After a seizure of disassembled guns found in vehicles shipped from the United States to Chile, a prosecutor warned that the South American country – not typically a hub for illegal firearms – had seen an uptick in weapons trafficking through its northern port.
The seizure occurred at Chile's port of Iquique, where customs officials uncovered 30 dismantled AM-15 rifles in vehicles exported from the United States. X-ray scans revealed the rifle parts scattered within false bottom compartments, according to a July 31 news release by the Attorney General's Office.
It was the second seizure of weapons hidden in vehicles from the United States. Earlier in July, agents at Paraguay's San José Port Authority discovered five disassembled AK-47s and a 9millimeter pistol in a Nissan truck. The shipping container with the illicit weapons had passed through Iquique before being discovered by Paraguayan law enforcement.
Julio Fernández, head of San José Port Authority, said that authorities knew the identity of the arms trafficker and were working to make arrests and seize as many illegal weapons as possible.
As a part of the investigation, Paraguay notified Chile of the trafficker's modus operandi and use of the Iquique port. This tip led to the seizure of the rifles by customs authorities.
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Though US weapons generally enter South American countries hidden in other cargo, this ring showed a level of sophistication by concealing the rifles within the bodywork of vehicles -- a tactic only available to seasoned smugglers.
Chilean officials are concerned.
Tarapacá Prosecutor Raúl Arancibia said that the latest seizure wasn't an isolated case. Criminal organizations, he said, have been taking advantage of Chile's industrial free trade zone, its ports and its border situation to "reach other destinations, or to reach our country more easily with firearms of this caliber."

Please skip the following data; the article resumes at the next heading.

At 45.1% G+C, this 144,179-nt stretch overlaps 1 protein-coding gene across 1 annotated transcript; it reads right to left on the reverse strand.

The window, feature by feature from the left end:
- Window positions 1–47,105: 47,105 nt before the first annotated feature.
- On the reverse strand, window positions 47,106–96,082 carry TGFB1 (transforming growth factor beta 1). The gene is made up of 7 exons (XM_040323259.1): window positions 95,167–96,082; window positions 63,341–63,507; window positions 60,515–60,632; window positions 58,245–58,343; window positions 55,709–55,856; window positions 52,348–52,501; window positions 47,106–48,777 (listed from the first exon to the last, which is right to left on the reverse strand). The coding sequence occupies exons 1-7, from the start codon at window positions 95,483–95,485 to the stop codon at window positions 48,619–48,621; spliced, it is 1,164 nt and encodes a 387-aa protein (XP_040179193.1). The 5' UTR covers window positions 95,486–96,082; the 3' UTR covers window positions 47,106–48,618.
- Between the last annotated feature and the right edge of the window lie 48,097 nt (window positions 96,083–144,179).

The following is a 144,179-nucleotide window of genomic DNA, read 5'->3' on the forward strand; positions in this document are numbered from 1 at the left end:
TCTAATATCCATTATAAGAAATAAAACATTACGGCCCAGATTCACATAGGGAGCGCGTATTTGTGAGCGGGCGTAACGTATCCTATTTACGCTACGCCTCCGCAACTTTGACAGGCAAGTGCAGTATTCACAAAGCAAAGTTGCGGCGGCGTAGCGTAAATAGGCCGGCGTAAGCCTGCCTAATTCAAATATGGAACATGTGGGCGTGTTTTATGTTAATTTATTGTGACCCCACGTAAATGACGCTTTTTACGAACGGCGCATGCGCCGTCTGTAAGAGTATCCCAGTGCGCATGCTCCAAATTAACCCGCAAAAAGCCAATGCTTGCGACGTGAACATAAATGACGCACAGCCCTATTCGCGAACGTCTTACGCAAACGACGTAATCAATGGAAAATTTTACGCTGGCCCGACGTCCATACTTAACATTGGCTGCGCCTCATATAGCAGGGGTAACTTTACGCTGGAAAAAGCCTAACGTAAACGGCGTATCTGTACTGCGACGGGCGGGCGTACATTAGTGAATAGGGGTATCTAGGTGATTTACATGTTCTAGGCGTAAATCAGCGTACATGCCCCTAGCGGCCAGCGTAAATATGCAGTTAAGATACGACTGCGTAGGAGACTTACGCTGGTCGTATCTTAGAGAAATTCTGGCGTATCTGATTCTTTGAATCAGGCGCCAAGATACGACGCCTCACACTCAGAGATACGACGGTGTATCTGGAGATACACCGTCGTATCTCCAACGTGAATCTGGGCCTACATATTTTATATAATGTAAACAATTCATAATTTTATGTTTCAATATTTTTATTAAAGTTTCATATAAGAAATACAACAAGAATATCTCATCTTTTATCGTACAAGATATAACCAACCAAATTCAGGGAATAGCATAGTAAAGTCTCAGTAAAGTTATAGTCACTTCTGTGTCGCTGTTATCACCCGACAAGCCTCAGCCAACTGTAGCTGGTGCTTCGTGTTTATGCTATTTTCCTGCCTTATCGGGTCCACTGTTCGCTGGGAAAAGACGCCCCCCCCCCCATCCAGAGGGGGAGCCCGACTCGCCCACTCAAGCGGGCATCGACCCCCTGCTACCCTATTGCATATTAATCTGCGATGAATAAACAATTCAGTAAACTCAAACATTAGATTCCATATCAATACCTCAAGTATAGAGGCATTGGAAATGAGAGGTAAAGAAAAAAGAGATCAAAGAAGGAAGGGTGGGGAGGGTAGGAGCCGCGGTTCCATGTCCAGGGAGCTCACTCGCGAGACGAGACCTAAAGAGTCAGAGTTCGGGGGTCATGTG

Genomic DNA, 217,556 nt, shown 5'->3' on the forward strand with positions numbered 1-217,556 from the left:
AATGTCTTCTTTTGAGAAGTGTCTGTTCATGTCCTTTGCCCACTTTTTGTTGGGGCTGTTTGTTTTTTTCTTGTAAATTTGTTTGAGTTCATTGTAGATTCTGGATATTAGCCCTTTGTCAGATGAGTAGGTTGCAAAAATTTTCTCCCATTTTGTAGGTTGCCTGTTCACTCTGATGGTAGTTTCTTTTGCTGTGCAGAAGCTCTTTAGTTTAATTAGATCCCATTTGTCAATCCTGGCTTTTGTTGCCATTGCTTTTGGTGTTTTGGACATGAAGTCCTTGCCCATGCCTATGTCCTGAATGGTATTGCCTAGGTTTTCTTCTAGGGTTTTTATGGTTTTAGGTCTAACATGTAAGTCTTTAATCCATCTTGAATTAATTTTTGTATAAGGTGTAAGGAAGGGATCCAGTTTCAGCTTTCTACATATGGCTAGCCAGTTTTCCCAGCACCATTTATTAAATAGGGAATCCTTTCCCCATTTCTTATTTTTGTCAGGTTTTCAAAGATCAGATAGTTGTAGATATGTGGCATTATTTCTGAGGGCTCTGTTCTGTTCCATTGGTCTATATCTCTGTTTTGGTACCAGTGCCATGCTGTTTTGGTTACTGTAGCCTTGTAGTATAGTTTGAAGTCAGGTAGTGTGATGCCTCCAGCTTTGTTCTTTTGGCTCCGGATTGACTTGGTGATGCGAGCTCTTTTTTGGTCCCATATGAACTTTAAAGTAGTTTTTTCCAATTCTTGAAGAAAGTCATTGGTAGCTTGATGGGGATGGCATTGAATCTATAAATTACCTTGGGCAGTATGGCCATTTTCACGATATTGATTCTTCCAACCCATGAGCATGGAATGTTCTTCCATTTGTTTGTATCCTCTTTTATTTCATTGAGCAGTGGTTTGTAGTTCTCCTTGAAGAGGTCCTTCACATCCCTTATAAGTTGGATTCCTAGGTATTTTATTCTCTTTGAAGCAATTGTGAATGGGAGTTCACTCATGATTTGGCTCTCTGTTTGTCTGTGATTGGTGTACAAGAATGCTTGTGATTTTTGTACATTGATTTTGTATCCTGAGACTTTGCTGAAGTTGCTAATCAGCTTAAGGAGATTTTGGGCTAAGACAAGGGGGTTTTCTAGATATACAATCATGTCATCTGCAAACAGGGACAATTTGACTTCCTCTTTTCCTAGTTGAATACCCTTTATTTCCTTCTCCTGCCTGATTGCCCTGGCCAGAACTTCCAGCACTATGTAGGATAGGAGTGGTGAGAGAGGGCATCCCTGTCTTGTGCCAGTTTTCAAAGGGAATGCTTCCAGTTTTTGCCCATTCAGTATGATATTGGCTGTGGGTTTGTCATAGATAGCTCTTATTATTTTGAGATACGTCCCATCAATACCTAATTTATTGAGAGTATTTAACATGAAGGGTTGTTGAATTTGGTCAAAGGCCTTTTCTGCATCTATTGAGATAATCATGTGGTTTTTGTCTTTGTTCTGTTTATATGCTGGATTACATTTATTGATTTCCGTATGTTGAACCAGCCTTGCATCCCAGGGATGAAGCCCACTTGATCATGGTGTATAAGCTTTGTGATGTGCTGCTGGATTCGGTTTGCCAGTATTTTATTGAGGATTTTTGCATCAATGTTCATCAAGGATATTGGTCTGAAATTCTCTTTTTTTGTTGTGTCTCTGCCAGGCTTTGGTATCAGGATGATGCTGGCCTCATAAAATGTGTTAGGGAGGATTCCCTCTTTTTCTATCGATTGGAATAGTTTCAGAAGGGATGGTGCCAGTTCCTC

Paola Apablaza, chief prosecutor of the criminal analysis unit in Tarapacá, said that "it is very easy to use legal trade networks to move illegal weapons, which may be destined for neighboring countries that have serious problems in terms of organized crime."
Two other cases of weapons being trafficked to Chile have been reported. The first occurred in May 2018, when two international postal packages were confiscated in Santiago International Airport. The packages concealed four automatic pistols, magazines and ammunition. Nine people were arrested for trafficking the weapons from Miami to Chile.
The second case occurred in October 2019, when Iquique Customs made its largest illegal weapons seizure. A shipping container sent from Miami held thousands of rounds of ammunition, over 24 kilograms of gunpowder, hundreds of cartridges, and machines that manufacture and calibrate guns and bullets.
This type of high-powered weaponry often is sold to Brazil's powerful gangs, the Red Command (Comando Vermelho - CV) and the First Capital Command (Primeiro Comando da Capital – PCC. In 2019, Argentina dismantled an arms trafficking ring that received thousands of weapons from the US and Europe destined for gangs in Brazil and Paraguay.